Monday September 3, 2012
The Body Shop marks 25th anniversary of its CFT programme
Stories by CHIN MUI YOON
It all began when Amanda Murphy, who founded Teddy Exports in India, turned up at The Body Shop office in Britain and refused to leave until Dame Anita Roddick took a look at the little rolling wooden massagers she was selling under her fledgling company.
Murphy’s persistence was duly rewarded when Roddick placed an order of 10,000 rollers for The Body Shop.
That was 25 years ago. Today, The Body Shop remains Teddy Exports’ largest customer, importing over 2.3 million accessories annually.
Teddy Exports began in 1990 as a five-employee company operating out of a mud hut in Tirumangalam, a small village in south India, producing goods made from locally sourced Acacia nilotica wood. It has since grown into a major exporter, employing over 500 people. The community has also benefited with over 700 children having been put through school through a communal fund.
“The Body Shop was their first customer,” recalls Mark Davis, The Body Shop’s Community Fair Trade (CFT) director.
“The power of change is in the hands of consumers who believe in the ethics practised by The Body Shop. Some 80% of our products contain CFT-sourced products. We are not a charity. We trade (with), not aid, communities. We use our commercial buying power to bring change like what we see through Teddy Exports.”
This year is special for The Body Shop as it marks the 25th anniversary of its CFT programme, which began when Roddick kept discovering raw ingredients for cosmetics produced by indigenous communities during her travels.
“In those days, there wasn’t a single cooperative representing these communities,” says Davis. “Anita strongly believed that we could deliver a form of social change through our commercial purchasing power. This principle has remained as one of our core values.”
A similar successful collaboration was formed with the Tungteiya Women’s Shea Butter Association in Ghana. Roddick met local women in Tamale who’d been collecting nuts from the shea tree which are made into a moisturiser to protect their skin from the harsh Saharan winds. Roddick saw the efficacy of the ingredient and placed an order from women from 10 villages who formed an association to churn out the product for her.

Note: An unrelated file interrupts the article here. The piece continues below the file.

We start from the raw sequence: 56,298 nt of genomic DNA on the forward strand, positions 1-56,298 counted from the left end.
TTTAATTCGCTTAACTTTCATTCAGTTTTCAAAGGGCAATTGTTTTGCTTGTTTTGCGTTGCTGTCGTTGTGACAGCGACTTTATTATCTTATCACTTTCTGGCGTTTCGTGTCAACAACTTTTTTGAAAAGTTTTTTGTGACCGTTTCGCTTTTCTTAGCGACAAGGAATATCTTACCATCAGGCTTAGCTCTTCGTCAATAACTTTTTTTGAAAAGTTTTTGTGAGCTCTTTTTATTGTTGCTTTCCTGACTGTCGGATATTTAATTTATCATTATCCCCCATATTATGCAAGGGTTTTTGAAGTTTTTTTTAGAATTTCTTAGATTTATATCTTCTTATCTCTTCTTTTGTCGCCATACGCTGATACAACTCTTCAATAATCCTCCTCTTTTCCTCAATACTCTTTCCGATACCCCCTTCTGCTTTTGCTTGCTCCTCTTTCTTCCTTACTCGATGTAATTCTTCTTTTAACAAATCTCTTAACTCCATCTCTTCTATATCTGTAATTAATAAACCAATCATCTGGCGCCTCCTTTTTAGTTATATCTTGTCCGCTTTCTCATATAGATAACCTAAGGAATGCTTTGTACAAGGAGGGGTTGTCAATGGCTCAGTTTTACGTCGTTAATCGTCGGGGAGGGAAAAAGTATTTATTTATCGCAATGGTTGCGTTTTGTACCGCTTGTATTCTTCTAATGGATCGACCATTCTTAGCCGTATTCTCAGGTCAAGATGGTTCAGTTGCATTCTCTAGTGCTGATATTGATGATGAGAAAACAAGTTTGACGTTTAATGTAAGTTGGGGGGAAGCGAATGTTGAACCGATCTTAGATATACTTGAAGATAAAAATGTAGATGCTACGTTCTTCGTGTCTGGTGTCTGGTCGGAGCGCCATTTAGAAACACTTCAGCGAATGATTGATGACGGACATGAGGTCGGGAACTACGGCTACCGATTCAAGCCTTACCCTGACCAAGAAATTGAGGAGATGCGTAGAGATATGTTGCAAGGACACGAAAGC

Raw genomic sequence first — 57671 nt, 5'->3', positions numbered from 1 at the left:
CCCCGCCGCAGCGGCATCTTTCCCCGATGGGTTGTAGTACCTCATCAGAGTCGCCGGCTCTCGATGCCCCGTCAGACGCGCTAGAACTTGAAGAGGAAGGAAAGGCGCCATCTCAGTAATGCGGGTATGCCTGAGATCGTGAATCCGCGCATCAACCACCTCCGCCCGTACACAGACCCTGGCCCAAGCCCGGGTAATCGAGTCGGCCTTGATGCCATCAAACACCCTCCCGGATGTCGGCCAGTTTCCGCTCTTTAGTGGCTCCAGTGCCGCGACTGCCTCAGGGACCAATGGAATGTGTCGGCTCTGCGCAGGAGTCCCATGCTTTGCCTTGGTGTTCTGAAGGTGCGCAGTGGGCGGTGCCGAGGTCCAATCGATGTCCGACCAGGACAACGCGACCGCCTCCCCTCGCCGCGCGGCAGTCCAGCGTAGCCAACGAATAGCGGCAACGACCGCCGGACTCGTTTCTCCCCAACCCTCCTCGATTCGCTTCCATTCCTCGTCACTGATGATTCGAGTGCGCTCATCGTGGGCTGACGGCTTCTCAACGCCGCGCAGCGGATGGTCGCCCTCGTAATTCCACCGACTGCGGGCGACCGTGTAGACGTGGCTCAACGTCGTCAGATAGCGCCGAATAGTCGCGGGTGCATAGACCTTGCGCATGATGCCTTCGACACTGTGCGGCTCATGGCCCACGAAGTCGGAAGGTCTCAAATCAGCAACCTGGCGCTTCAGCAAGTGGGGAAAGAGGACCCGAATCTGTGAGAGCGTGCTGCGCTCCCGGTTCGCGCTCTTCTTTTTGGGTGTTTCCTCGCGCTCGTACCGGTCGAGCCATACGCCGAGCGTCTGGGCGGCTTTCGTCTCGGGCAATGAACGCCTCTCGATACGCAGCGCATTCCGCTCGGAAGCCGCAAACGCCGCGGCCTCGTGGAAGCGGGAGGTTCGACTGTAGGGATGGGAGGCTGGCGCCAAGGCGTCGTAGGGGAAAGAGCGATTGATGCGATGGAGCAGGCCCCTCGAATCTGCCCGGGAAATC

Today, The Body Shop buys 410 tonnes of shea butter from that same cooperative, making it the single largest customer. The now-thriving cooperative has 500 members supplying the butter globally.
The women’s standing in their communities has increased, as have their living standards. Their income funded wells and water pipes, and provide access to medical care, housing and education for the whole community. The association has created a community project fund used to build 10 nursery schools, three medical centres, latrines and washing facilities for local villages.
Most of all, the income is sustainable, as shea trees are readily available in Tamale, live for up to 300 years and are adapted to the dry climate.
The Body Shop currently trades with 26 cooperatives around the world for ingredients and products. These range from baskets in Bangladesh and handmade paper in Nepal, to cactus mitts from Mexico, and organic babassu oil from Brazil. Highly moisturising hemp seed oil and chamomile water is purchased from small British farms.
The Body Shop buys more than 1,000 tonnes of CFT ingredients. The staggering amount includes enough cocoa butter for 15 million chocolate bars and honey for 60 million pieces of toast.
And yes, folks continue to turn up at The Body Shop’s office in Littlehampton with jars and bottles of raw ingredients or plant extracts that they hope would someday be turned into a much-in-demand product.
“We are constantly on the lookout for innovative new ingredients that we formulate into brilliant products; it requires years of research and development,” says Davis.
Roddick’s legacy (she died in 2007 from a brain hemorrhage, aged 64) of trading fairly continues today with The Body Shop’s latest collaboration with the Kenya Organic Oil Farmers Association (Koofa). Aside from tea tree oil, Davis adds that the company is exploring the possibility of producing other oils that complement tea tree between harvests.
“We are proud to have been the pioneers in the beauty industry when it comes to trading fairly with suppliers in Latin America. We have put in place an effective chain and a community fund that ensures middlemen are removed and profits channelled back to the farmers.
“Our suppliers have many other customers today. We’ve had many requests for referrals for raw ingredients and we are only too happy to recommend our suppliers.
“Specialty organic ingredients like Koofa’s tea tree oil will always be in demand. We work with Earthoil as they have a proven track record and they train field officers and provide agronomists to deal with all aspects of farming the crops. This way, local employment is ensured and beneficial skills are taught.
“I was on a field visit in Ghana when I was startled to see that the appointed secretary of the Tungteiya Women’s Shea Butter Association was Aseshitu. She used to help her mother churn out shea butter. Despite growing up in extreme poverty, she benefited from one of the schools built from the community fund. Today she is a successful, independent young businesswoman.
“To me, that’s what our CFT is all about,” Davis says.